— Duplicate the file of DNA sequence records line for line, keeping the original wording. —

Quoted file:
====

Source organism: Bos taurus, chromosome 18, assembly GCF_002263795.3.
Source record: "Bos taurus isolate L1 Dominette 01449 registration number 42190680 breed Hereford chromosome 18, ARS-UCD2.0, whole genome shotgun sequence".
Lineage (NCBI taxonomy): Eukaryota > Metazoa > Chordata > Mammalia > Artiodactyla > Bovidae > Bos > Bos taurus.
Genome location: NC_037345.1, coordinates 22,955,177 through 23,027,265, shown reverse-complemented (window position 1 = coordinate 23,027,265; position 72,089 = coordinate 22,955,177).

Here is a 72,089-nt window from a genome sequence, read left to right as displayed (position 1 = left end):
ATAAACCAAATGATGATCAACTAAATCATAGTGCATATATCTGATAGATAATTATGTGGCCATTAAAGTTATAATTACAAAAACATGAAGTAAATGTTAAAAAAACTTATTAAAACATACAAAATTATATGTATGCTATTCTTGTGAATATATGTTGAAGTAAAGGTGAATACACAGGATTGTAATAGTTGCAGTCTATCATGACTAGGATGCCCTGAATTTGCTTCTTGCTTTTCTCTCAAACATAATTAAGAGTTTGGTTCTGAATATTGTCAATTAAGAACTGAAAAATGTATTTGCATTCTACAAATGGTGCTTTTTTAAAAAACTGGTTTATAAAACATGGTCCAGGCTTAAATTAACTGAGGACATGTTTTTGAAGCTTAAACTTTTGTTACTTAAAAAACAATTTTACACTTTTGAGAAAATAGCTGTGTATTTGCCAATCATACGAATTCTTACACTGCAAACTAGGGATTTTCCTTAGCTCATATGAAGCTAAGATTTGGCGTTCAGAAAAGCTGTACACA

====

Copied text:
Source organism: Bos taurus, chromosome 18, assembly GCF_002263795.3.
Source record: "Bos taurus isolate L1 Dominette 01449 registration number 42190680 breed Hereford chromosome 18, ARS-UCD2.0, whole genome shotgun sequence".
Lineage (NCBI taxonomy): Eukaryota > Metazoa > Chordata > Mammalia > Artiodactyla > Bovidae > Bos > Bos taurus.
Genome location: NC_037345.1, coordinates 22,955,177 through 23,027,265, shown reverse-complemented (window position 1 = coordinate 23,027,265; position 72,089 = coordinate 22,955,177).

Here is a 72,089-nt window from a genome sequence, read left to right as displayed (position 1 = left end):
ATAAACCAAATGATGATCAACTAAATCATAGTGCATATATCTGATAGATAATTATGTGGCCATTAAAGTTATAATTACAAAAACATGAAGTAAATGTTAAAAAAACTTATTAAAACATACAAAATTATATGTATGCTATTCTTGTGAATATATGTTGAAGTAAAGGTGAATACACAGGATTGTAATAGTTGCAGTCTATCATGACTAGGATGCCCTGAATTTGCTTCTTGCTTTTCTCTCAAACATAATTAAGAGTTTGGTTCTGAATATTGTCAATTAAGAACTGAAAAATGTATTTGCATTCTACAAATGGTGCTTTTTTAAAAAACTGGTTTATAAAACATGGTCCAGGCTTAAATTAACTGAGGACATGTTTTTGAAGCTTAAACTTTTGTTACTTAAAAAACAATTTTACACTTTTGAGAAAATAGCTGTGTATTTGCCAATCATACGAATTCTTACACTGCAAACTAGGGATTTTCCTTAGCTCATATGAAGCTAAGATTTGGCGTTCAGAAAAGCTGTACACA